All hockey goaltenders can tell you, a benchmark for good performance is a save percentage over .900. So for every 10 shots you face, nine should result in saves. It quickly occurred to me that in this case I would have to lower my standards significantly. The best NLL goalies hold save percentages in the high .700’s, and only the truly elite break into the .800’s. And those are professional goaltenders, not some college kid stepping onto a lacrosse field for the first time for kicks and giggles.
Over the next half-hour or so I was in a situation some people might find terrifying but one that I didn’t want to end. I was on the receiving end of 90-plus MPH howitzers unleashed from the sticks of some of the best lacrosse players in the world, figuring out what I was doing as I went along. Due to my lack of instruction, I took it upon myself to take mental notes of a few things that would keep me in one piece and perhaps keep the ball out of the net in the meantime.
Lesson No. 1: There is no catch glove in lacrosse. It is a natural reaction when a puck is coming at my left-hand side to try and catch it with my open palm, similar to a shortstop snagging a line drive. However, that is not how things work in lacrosse, as all the padding is on the back of the glove, not the palm, and after I attempted to make my first painful glove save I quickly understood that trying to catch the ball on the fly will more than likely give you a broken hand than a place on the highlight reel. I did catch it however; at least I can say I have good hand-eye coordination.
Lesson No. 2: There is no possible way to anticipate where a shot is going. In hockey I at least have the luxury of knowing that every shot originates from the same basic spot – on the ice. Unless it’s some circus-type scoop-and-shoot play, the puck starts on the ground and will either stay low or rise on its way to the net. All of this predictability went out the window when the Swarm started firing at me. Lacrosse players have a seemingly endless arsenal of shot-types to choose from. There is the overhead shot, which sinks rapidly before reaching the cage, the “sub-shot” which starts at the player’s feet and has an upward trajectory, and there are sidearm shots which can either come straight in, rise or fall. Then if that wasn’t too much can handle, the crafty players start shooting the bouncers and behind-the-back shots that seem to defy all laws of physics. While all these shots started in different places, they all seemed to end up in the same area behind me.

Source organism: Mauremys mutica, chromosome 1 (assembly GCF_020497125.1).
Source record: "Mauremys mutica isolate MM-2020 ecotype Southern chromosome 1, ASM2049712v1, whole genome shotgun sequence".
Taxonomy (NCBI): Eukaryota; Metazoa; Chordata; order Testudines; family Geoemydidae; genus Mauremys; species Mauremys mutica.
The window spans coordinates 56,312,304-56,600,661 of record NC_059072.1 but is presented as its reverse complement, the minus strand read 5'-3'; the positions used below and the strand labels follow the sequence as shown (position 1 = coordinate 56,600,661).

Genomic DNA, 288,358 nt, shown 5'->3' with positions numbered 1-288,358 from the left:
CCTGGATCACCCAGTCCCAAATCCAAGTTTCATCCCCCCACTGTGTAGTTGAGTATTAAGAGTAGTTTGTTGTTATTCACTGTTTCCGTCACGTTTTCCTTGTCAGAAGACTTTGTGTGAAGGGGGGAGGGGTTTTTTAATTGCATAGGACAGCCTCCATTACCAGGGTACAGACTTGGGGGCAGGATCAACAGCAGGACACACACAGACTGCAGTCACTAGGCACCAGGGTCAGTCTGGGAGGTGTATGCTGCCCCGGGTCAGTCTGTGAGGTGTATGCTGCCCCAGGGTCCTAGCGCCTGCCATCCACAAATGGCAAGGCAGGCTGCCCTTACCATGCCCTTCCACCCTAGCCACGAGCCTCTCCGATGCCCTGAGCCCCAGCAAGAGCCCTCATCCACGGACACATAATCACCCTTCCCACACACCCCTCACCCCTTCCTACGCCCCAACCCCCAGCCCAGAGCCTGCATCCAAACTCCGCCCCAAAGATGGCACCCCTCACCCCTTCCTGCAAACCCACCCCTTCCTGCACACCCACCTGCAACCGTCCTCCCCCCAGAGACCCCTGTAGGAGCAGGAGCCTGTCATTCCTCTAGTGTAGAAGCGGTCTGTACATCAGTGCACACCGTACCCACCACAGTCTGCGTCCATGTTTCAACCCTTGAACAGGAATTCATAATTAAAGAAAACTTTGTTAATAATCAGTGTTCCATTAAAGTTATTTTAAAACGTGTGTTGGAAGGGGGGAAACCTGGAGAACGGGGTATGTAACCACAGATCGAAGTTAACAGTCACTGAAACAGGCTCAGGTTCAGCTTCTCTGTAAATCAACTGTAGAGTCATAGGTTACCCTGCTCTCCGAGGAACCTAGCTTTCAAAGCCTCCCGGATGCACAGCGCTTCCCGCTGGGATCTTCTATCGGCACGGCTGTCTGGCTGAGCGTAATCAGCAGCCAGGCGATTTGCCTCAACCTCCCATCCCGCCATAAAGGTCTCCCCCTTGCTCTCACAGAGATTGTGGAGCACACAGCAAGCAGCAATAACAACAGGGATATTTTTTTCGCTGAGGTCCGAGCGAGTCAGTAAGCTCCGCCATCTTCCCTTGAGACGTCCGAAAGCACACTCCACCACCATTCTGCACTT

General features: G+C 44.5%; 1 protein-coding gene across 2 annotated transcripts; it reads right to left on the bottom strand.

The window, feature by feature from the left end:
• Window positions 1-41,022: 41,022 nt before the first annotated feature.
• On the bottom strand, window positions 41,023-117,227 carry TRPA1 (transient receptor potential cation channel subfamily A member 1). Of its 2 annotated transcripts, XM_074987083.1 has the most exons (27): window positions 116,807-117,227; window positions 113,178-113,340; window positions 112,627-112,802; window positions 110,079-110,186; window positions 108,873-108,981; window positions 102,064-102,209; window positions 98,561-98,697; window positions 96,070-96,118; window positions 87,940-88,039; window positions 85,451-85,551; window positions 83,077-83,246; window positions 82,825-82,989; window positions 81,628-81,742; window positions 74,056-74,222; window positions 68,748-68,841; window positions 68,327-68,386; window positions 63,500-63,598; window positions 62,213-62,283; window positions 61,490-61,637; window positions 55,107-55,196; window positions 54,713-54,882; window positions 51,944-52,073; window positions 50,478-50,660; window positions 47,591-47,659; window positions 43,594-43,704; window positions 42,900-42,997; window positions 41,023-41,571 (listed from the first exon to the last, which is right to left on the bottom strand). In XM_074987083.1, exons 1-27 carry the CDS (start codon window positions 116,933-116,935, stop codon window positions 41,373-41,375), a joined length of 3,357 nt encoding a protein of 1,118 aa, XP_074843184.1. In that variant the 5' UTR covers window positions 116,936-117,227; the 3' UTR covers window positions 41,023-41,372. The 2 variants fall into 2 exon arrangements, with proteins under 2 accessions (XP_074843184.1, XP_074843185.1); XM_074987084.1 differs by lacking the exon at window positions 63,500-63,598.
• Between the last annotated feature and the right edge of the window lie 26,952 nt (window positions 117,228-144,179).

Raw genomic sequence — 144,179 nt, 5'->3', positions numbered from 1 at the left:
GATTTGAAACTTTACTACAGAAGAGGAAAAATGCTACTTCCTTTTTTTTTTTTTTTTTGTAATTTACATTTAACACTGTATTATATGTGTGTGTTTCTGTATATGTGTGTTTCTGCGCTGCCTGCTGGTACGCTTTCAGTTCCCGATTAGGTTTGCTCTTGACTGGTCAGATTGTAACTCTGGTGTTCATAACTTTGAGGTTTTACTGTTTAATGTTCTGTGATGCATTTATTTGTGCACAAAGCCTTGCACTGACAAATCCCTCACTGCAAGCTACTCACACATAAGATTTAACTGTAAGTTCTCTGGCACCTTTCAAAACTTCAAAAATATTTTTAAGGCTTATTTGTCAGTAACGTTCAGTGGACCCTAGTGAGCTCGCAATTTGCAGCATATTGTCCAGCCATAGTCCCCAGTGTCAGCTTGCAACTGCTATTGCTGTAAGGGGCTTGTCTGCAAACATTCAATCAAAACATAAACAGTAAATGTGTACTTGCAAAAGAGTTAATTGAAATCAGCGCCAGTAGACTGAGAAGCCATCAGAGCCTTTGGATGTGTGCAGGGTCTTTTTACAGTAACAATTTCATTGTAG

Lesson No. 3: Dekes are hard. Check that, dekes are basically impossible. At least when the guys shot from a distance I had time to try and react and move an arm or leg to make a save. When someone would run up to the net moving their stick at a dizzying pace, the best thing I could do is look for the next shot, because I didn’t have a chance at stopping the current one.
The Swarm players didn’t score every time they shot (whether that was because I made a save or they simply hit me with the ball is up for discussion), but every shot was a new welcome challenge for me. The players were fantastic sports with me intruding upon their field and locker room. Many of them had a good laugh at my efforts and a couple of them even gave me pointers. Soon practice started and I stepped aside to watch the professionals show how it was done, gleaming both inside and out for having the chance to cross being a lacrosse goalie off the bucket list. I got to watch practice in its entirety from the bench, ogling at how easy the Swarm netminders Tyler Carlson and Zach Higgins made everything look.
I left the arena that night without a major injury, with the satisfaction of indulging my competitive side, making a few saves and gaining a new appreciation for my fellow colleagues in the goalie brotherhood.
(Note: As luck would have it I was soon to be outdone in a big way when it comes to people trying their hand in net at The Hive. The next morning NHL superstar Sidney Crosby padded up as him and his Pittsburgh Penguins teammates took the floor before taking on the Wild later that weekend. But Sid cheated– he wore hockey pads.)